I read part of one of the Harry Potter books, but I wasn't engaged enough to keep going. That said, I'm looking forward to reading Potter aloud with J. and T.
The Casual Vacancy has a great premise, but the follow-through is weak.
It's the story of a small British town where a respected local councilman dies unexpectedly.
There's a large cast of characters, with most of the families (the Mollisons, the Walls, the Jawandas) represented by two generations.
Tension between the adolescent characters and their parents is a prominent theme, and there are also socio-economic issues (related to a controversial public housing complex) and racial issues (one of the council members is an Indian-Brit).
So there are some great themes, right? I was immediately reminded of Tom Perotta's books.
But Rowling fails somewhere: the plot, or the characters, or the writing. There's not enough dramatic tension, or perhaps she jumps too quickly from one perspective to the next, and the result is that the characters are not sufficiently fleshed out.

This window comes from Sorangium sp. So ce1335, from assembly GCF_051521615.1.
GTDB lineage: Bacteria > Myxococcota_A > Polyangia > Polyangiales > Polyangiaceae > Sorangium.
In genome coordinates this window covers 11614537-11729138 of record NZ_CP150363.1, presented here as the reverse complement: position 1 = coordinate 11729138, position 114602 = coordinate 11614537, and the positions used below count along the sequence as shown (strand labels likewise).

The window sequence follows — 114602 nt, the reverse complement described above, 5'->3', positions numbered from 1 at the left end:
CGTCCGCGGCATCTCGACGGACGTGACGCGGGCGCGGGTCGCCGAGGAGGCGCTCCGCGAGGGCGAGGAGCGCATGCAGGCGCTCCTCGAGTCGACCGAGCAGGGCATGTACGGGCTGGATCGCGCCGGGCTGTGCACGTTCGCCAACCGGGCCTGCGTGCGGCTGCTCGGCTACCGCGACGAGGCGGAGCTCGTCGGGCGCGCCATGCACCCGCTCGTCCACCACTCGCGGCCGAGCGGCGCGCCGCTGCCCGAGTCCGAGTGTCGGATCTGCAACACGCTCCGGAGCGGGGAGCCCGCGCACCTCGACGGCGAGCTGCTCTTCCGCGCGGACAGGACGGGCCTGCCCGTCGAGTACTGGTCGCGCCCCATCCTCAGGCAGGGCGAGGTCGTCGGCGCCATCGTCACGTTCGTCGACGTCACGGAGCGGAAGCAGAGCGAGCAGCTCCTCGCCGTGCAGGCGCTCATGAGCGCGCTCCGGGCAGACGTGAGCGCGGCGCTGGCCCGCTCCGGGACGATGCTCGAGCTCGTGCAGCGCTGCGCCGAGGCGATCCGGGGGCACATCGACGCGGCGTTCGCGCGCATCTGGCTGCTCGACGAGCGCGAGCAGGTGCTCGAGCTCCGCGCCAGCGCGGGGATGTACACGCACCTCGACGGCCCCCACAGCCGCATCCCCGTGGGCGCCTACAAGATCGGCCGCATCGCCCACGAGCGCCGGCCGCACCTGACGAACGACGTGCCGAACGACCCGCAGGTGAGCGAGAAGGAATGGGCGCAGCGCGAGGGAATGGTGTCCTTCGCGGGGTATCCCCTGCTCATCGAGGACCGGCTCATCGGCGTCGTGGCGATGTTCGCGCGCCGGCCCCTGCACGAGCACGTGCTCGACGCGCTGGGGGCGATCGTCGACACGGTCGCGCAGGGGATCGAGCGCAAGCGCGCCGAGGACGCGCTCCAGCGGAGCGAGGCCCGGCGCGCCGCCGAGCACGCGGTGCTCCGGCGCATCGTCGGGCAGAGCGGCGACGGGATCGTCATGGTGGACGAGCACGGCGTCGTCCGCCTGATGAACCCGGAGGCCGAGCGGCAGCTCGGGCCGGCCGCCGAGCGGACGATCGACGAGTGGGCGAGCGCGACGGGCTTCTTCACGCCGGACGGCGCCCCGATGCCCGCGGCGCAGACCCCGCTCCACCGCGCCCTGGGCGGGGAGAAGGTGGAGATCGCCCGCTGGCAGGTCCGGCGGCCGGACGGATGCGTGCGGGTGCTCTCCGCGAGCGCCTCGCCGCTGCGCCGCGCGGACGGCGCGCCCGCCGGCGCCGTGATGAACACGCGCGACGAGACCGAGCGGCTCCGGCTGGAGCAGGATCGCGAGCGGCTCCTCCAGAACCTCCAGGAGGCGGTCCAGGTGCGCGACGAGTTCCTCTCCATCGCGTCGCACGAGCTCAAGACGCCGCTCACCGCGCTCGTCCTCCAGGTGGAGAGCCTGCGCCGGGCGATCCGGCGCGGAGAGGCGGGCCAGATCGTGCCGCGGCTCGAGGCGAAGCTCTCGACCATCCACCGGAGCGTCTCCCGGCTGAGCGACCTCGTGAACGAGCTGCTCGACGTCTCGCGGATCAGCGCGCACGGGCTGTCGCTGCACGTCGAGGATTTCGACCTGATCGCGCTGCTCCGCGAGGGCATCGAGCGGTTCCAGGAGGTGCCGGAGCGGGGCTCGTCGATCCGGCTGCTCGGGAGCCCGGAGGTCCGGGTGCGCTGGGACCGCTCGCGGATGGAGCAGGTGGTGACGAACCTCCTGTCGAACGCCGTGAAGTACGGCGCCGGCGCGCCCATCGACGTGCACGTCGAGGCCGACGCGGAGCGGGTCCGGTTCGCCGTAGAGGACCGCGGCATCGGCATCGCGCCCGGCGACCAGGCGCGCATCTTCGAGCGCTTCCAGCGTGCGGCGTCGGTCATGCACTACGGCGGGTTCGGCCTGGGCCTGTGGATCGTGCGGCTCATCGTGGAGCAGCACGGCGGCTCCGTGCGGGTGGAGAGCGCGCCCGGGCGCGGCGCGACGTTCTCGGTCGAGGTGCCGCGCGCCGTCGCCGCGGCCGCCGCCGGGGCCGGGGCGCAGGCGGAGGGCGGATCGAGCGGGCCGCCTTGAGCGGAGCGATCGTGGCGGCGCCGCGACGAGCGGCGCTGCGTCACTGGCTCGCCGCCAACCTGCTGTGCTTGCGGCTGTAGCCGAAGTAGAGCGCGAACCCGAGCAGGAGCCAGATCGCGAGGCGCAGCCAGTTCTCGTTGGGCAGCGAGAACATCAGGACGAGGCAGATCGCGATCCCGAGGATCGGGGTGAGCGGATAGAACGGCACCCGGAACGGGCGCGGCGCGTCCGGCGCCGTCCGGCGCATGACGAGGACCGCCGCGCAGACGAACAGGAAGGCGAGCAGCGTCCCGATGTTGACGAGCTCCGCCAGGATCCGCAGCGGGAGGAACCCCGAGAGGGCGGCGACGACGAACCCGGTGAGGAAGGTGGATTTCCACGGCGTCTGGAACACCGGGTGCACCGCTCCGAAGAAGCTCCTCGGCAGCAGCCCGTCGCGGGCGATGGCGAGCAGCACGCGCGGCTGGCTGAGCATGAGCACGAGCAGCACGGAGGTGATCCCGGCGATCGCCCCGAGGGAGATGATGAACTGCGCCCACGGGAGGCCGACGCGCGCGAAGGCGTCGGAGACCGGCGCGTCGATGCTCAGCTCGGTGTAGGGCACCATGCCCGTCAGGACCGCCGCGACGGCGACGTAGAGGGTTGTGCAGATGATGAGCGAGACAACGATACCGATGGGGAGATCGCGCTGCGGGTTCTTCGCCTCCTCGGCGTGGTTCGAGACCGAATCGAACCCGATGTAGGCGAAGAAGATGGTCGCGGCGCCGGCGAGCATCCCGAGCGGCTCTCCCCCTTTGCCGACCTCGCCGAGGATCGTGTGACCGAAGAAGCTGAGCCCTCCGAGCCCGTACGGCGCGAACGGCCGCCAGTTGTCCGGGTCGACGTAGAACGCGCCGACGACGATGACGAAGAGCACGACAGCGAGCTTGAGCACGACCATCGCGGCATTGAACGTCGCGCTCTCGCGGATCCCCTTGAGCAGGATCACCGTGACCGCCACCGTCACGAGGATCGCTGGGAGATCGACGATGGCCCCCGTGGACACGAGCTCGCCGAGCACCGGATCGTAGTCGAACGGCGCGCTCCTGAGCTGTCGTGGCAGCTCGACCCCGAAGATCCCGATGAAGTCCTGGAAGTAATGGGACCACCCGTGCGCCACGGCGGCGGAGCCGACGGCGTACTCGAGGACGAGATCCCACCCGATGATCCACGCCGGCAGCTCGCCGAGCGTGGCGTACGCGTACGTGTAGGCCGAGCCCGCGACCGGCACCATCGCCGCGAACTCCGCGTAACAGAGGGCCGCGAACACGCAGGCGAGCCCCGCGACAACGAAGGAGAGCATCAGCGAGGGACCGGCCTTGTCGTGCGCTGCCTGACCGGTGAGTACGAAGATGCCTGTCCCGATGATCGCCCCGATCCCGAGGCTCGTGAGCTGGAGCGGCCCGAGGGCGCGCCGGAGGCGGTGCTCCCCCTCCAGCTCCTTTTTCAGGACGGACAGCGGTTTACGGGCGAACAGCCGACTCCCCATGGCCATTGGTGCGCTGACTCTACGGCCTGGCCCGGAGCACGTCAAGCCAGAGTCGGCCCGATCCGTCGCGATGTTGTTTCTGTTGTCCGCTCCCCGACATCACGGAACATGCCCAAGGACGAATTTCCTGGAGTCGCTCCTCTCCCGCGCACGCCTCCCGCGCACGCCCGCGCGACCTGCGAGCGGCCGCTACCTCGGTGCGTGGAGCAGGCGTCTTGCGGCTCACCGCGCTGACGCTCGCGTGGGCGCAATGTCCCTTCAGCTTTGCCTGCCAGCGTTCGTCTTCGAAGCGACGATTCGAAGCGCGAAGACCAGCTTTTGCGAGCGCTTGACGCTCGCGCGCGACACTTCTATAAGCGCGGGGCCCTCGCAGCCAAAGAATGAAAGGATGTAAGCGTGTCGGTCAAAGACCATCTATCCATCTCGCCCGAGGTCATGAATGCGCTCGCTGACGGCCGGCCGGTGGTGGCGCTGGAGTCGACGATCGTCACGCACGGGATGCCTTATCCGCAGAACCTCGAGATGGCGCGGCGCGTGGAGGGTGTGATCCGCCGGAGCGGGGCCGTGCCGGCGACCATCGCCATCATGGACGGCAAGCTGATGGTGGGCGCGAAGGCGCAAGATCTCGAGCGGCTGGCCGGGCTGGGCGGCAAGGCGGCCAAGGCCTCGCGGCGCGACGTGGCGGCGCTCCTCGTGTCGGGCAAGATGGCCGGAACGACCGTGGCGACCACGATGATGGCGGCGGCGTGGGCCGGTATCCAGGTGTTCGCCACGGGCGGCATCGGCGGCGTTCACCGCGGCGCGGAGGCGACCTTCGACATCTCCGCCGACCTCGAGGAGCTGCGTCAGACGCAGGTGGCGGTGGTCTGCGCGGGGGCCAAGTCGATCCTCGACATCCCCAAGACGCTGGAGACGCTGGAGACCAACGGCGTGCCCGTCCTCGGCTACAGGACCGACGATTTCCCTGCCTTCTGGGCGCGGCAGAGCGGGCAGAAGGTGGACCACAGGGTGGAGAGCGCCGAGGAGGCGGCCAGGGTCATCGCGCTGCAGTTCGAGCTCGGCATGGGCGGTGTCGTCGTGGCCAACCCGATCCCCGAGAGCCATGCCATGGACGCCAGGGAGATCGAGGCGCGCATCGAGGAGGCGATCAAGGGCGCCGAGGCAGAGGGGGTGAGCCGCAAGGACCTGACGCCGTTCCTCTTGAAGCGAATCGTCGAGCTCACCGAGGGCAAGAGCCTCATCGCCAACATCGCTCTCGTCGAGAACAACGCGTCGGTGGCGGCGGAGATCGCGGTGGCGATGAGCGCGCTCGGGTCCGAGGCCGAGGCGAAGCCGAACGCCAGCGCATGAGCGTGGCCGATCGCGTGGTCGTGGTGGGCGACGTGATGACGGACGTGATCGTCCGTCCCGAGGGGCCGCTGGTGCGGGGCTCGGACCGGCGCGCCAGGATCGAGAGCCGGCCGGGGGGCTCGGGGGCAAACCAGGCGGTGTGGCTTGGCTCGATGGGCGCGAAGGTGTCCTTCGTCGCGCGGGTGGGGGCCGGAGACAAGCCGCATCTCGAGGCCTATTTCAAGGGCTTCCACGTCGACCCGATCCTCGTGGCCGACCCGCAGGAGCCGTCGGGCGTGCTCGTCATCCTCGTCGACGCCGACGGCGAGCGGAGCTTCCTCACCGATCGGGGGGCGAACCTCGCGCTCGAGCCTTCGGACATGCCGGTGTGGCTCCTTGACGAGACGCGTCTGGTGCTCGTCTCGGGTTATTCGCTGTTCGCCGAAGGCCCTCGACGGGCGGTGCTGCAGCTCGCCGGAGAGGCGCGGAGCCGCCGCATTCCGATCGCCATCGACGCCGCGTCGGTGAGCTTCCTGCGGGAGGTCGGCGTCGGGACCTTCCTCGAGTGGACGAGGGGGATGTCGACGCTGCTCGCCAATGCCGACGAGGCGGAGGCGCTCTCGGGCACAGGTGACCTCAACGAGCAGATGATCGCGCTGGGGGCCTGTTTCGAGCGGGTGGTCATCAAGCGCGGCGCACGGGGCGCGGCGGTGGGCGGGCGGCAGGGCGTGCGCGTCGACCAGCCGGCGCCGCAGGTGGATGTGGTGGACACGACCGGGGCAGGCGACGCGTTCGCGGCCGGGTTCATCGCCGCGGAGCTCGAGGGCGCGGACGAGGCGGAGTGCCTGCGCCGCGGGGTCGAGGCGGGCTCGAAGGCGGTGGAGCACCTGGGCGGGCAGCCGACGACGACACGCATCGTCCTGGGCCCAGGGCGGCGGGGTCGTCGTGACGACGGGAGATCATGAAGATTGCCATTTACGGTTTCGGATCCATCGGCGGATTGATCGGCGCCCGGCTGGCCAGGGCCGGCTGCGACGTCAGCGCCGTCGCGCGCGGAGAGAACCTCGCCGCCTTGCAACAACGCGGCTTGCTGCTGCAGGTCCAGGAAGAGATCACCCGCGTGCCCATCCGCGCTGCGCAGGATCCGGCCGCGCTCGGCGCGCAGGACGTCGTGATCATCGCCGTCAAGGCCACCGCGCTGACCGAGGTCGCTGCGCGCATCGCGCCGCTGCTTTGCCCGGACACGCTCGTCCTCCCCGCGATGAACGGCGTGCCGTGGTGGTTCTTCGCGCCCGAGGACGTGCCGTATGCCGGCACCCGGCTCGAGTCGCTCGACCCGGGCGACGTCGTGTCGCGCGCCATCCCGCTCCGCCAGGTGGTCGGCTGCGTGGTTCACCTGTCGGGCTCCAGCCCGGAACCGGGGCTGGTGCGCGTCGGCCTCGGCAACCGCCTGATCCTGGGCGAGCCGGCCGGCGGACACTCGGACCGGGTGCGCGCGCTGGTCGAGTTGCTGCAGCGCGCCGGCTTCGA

It's hard to put my finger on it: it's not a bad book, but given Rowling's reputation I'm surprised it's not better. I imagine it's tricky to make the jump from writing for children and adolescents to writing for adults. Maybe she is still sorting it out.
562. The political question of the moment: will Obama and the Congress let the Bush tax cuts expire on December 31, or will they act before year-end? David Brooks predicted last night that the cuts will expire and the new Congress starts fresh in 2013, but I think there might be too much pressure (and too many dire predictions of market collapse) for Brooks to be right.